PHOENIX – A condemned Arizona inmate gasped and snorted for more than an hour and a half during his execution Wednesday before he died in an episode sure to add to the scrutiny surrounding the death penalty in the U.S.
Arizona Attorney General Tom Horne’s office said Joseph Rudolph Wood was pronounced dead at 3:49 p.m., one hour and 57 minutes after the execution started.
Wood’s lawyers had filed an emergency appeal with the U.S. Supreme Court while the execution was underway, demanding that it be stopped. The appeal said Wood was gasping and snorting for more than an hour.
Gov. Jan Brewer said later that she’s ordering a full review of the state’s execution process, saying she’s concerned by how long it took for the administered drug protocol to kill Wood.
Defense lawyer Dale Baich called it a botched execution that should have taken 10 minutes.
Arizona appears to have joined several other states who have been responsible for an entirely preventable horror – a bungled execution, Baich said. The public should hold its officials responsible and demand to make this process more transparent.
Colorado gay marriage ban tossed; ruling on hold
A federal judge in Denver declared Colorado’s gay marriage ban unconstitutional Wednesday, but he put the ruling on hold to give the state until next month to seek an appeal.
Judge Raymond P. Moore’s ruling was in response to a lawsuit filed July 1 by six gay couples who asked the court for an injunction ordering that the state’s ban no longer be enforced.
Colorado Republican Attorney General John Suthers and Democratic Gov. John Hickenlooper had requested a stay so the issue could eventually be decided by the U.S. Supreme Court – though both agreed the state ban should be declared unconstitutional.
The couples filed the lawsuit after the 10th U.S. Circuit Court of Appeals in Denver ruled against Utah’s gay marriage ban but put the decision on hold pending an appeal.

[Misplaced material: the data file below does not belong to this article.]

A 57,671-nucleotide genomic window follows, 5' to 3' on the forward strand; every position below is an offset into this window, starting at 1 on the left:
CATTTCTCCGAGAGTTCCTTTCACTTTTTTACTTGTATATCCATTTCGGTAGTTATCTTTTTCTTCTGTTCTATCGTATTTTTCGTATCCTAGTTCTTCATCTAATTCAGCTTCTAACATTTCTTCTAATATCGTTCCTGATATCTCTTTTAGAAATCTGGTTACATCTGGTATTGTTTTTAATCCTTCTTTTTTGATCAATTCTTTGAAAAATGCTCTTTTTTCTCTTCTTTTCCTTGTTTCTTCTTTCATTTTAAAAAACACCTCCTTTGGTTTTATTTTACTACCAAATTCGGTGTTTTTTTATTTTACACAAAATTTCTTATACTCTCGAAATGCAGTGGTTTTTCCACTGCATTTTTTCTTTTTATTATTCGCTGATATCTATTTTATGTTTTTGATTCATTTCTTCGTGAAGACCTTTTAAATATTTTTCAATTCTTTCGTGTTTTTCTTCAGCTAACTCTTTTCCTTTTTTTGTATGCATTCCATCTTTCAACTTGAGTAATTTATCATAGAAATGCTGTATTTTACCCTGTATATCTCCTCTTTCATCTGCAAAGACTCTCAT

Arkansas Air Force base locked down over report
Military officials locked down an Arkansas Air Force base for several hours Wednesday after reporting that a suspicious individual was on the sprawling complex near Little Rock, then reopened the base and said the threat was no longer credible.
During the lockdown, no one was allowed to enter or leave the base. Gates were closed and a line of vehicles stretched for a quarter-mile outside of the base, which takes up just a bit more than 9 square miles.
Senator blames plagiarism of thesis in part on PTSD
Sen. John Walsh of Montana said Wednesday his failure to attribute conclusions and verbatim passages lifted from other scholars’ work in his thesis to earn a master’s degree from the U.S. Army War College was an unintentional mistake caused in part by post-traumatic stress disorder.
The apparent plagiarism first reported by the New York Times was the second potentially damaging issue raised this year involving the Democrat’s 33-year military career, which has been a cornerstone of his campaign to keep the seat he was appointed to in February when Max Baucus resigned to become U.S. ambassador to China.
National Democrats said Wednesday they remained 100 percent behind Sen. Walsh in his campaign against Republican Rep. Steve Daines.
Nazi war crimes suspect dies as extradition OK’d
An 89-year-old Nazi war crimes suspect died in custody hours before a U.S. ruling that he should be extradited to Germany to face trial.
Johann Breyer died Tuesday night at a Philadelphia hospital, where he had been transferred Saturday after a month in jail, his lawyer and the U.S. Marshals Service said. His death was disclosed Wednesday just as U.S. Magistrate Timothy Rice approved the extradition request, which would still have needed final federal review.
Rice found probable cause that Breyer was the person being sought by German authorities over his suspected service as an SS guard at Auschwitz during World War II.
U.S. marshals arrested Breyer in June outside his Philadelphia home. He was facing charges of aiding in the killing of 216,000 Jewish men, women and children at a Nazi death camp.